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Since Melanchthon, on behalf of all of the Lutheran Confessors, was giving a response to the Papal attacks against them regarding their straightforward confession of the total depravity of man according to the fallen sinful nature, he either did not take the opportunity or did not see the opportunity to explain this in all of its glory. He does, however, quote Ambrose, who says it quite magnificently with these words:

That soul is not, therefore, in the image of God, in which God is not at all times.

This is a very rich and marvelous explanation, stated from the negative in response to the need to explain the sinful condition of man.

Today I wish to expound this same understanding from the positive.

The image of God is Christ. He is what was lost to mankind and is restored again through Baptism. In Baptism, the Word, that is, Christ, is given physically to the one who is baptized. With the gift of Christ, the Holy Spirit also is given. And where Christ and the Holy Spirit are, so is the Father. Thus the name of the Father and of the Son and of the Holy Spirit is commanded to be used and given in Baptism.

With the restoration of Christ to the person, the person is restored in the image of God, that is, in Christ. Thus, since Christ is declared in the Scriptures to be the very righteousness of God, the perfect righteousness of God is restored to the baptized person who is regenerated in the Faith worked by the Holy Spirit. Communion with God is restored in Christ, the image of God.

This is the knowledge of God, knowing Christ. Through Baptism, God restores us to His knowledge, knowing Him as our loving God and Father.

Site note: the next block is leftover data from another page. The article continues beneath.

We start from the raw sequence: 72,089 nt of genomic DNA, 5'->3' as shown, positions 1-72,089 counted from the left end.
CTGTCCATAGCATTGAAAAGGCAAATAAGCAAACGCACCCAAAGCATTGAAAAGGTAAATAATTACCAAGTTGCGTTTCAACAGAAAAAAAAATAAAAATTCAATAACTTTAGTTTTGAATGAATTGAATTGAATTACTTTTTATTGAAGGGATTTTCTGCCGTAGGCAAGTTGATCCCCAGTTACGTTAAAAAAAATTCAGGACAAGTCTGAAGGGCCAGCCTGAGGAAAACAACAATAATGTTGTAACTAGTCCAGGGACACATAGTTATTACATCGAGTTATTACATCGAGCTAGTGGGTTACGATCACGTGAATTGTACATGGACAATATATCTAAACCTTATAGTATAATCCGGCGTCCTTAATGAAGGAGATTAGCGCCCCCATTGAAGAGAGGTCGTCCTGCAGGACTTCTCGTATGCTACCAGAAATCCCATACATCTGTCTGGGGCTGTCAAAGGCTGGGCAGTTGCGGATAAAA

Having been restored to God’s Holy Communion through the restoration of the image of God dwelling in the baptized believer, now the person can continue in this restored communion. Now the person can come to the Feast of Christ and eat and drink with God, again receiving Christ, the Word, bodily. Conjoined with Christ in His body, the person eats with the Word laden bread the body of the Holy Communion and drinks with the Word laden wine the blood of forgiveness given in the cup of the New Testament.

This is the restoration of the Image of God to man. This is the life that God causes us to be regenerated to enjoy.

At the Last Day, the Old sinful nature will be separated from us forever so that this restored image may be enjoyed fully. For now we constantly face the juxtaposition of simul iustus et peccator. This will continue for as long as God has reserved for the time of preaching the Gospel for the salvation of lost souls. When no more souls remain who will receive God’s restored image, then the end will come and the separation of the saint from the sinner shall be made complete. The saints will be gathered to the right hand and the sinners to the left. Those in whom Christ has been restored will never again face the juxtaposition. Nor more simul will exist. All that will remain is the unity that is restored in Christ.

Is this not a rich and wonderful message? Is this not cause for rejoicing and coming forward eagerly to partake of the Eucharist, that is, the Thanksgiving of our Lord’s Holy Communion? Is it not right that we sing with angels and archangels and with all the company of heaven?

Is this not the perfect image to behold?